Sky's the LimitBy Samuel Greengard | Posted 2012-07-23 Print
Cloud computing is rapidly rolling into the mainstream of business and IT. The technology is revolutionizing the way organizations manage infrastructure and business processes.
Sky's the Limit
The rapid growth of clouds isn't likely to slow anytime soon. Tata Consultancy reports that customer-facing applications and business processes are currently the major drivers for cloud adoption, but the reasons for using clouds are growing.
The company reports that 78 percent of U.S. organizations rely on clouds to standardize applications and business processes. Other drivers include reducing IT costs (71 percent), increasing application flexibility (71 percent), improving data and trend analysis (65 percent), making faster application enhancements (65 percent) and reducing application downtime (54 percent).
At Metabolon, a Durham, N.C., company that provides diagnostics services and biochemical profiling in the medical and pharmaceutical fields, cloud computing is significantly redefining processes and workflows. The company, which crunches data for companies like Merck and Novartis, generates between 300 gigabytes and 400 gigabytes of data each week.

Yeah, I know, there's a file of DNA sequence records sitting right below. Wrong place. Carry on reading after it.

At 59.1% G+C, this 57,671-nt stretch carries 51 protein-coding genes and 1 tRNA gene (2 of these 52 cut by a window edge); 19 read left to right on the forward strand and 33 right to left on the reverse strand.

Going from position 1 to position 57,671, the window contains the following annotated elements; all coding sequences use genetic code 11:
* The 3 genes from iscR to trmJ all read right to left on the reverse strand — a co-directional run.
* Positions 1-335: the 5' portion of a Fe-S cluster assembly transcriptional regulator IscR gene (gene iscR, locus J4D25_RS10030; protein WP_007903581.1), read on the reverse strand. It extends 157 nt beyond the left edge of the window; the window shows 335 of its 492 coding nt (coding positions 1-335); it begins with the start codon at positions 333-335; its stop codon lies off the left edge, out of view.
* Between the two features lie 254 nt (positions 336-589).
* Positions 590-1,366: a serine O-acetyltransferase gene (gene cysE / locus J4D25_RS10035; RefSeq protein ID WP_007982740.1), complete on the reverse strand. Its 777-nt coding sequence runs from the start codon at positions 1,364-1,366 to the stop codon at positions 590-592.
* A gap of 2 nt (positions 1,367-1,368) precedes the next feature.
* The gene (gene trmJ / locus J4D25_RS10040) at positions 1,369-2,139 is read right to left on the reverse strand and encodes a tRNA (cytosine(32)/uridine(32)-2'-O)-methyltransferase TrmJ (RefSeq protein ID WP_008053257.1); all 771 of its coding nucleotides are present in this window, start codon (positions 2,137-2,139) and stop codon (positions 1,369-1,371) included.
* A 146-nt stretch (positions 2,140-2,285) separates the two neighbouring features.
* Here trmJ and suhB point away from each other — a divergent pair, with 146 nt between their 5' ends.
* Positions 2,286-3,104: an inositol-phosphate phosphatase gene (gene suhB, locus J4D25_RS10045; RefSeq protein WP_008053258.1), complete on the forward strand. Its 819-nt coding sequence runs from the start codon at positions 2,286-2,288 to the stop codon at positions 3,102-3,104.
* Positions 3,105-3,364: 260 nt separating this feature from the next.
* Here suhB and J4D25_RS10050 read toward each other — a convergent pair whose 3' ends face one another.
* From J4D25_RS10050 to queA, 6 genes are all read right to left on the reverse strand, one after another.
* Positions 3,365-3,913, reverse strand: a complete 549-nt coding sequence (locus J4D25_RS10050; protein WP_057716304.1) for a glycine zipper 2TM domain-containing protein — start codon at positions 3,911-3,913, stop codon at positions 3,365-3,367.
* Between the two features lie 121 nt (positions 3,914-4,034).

"The data is analyzed in real time," reports Corey DeHaven, senior director of information systems, who says that much of the computational analysis takes place at data facilities located overseas. "We are really protective about our software and data, and we require a high level of security."
As a result, Metabolon uses a cloud-hosted unified monitoring solution from Nimsoft to help manage and monitor local assets, including servers, databases, applications, environmental controls and scientific instrumentation. The same system monitors remote assets, including smaller overseas data centers with servers, applications, scientific instruments and networks. It also has turned to cloud-based email to aid in data management and governance.
The cloud has made it much easier to identify IT hotspots and reconfigure IT infrastructure on the fly, DeHaven says. This has led to improvements in performance and availability, as well as in disaster recovery and business continuity.
"It allows us to operate in a more strategic way," he adds. Another benefit: The firm requires one less full-time-equivalent IT employee (Metablon has a staff of 12). "We are still using all the software we developed in-house, but it is connecting to the cloud infrastructure in a seamless way," DeHaven explains.
Tata's Krishnan says that, in the end, cloud technology is maturing rapidly, and enterprises are maturing with it. "Business and IT leaders are now looking for reasons to move into the cloud rather than reasons why they shouldn't do so,” he explains. “They are beginning to understand that the cloud can create strategic and competitive advantages. Cloud computing provides the enterprise with a way to deliver a standardized IT infrastructure in an agile, quick and cost-effective way."
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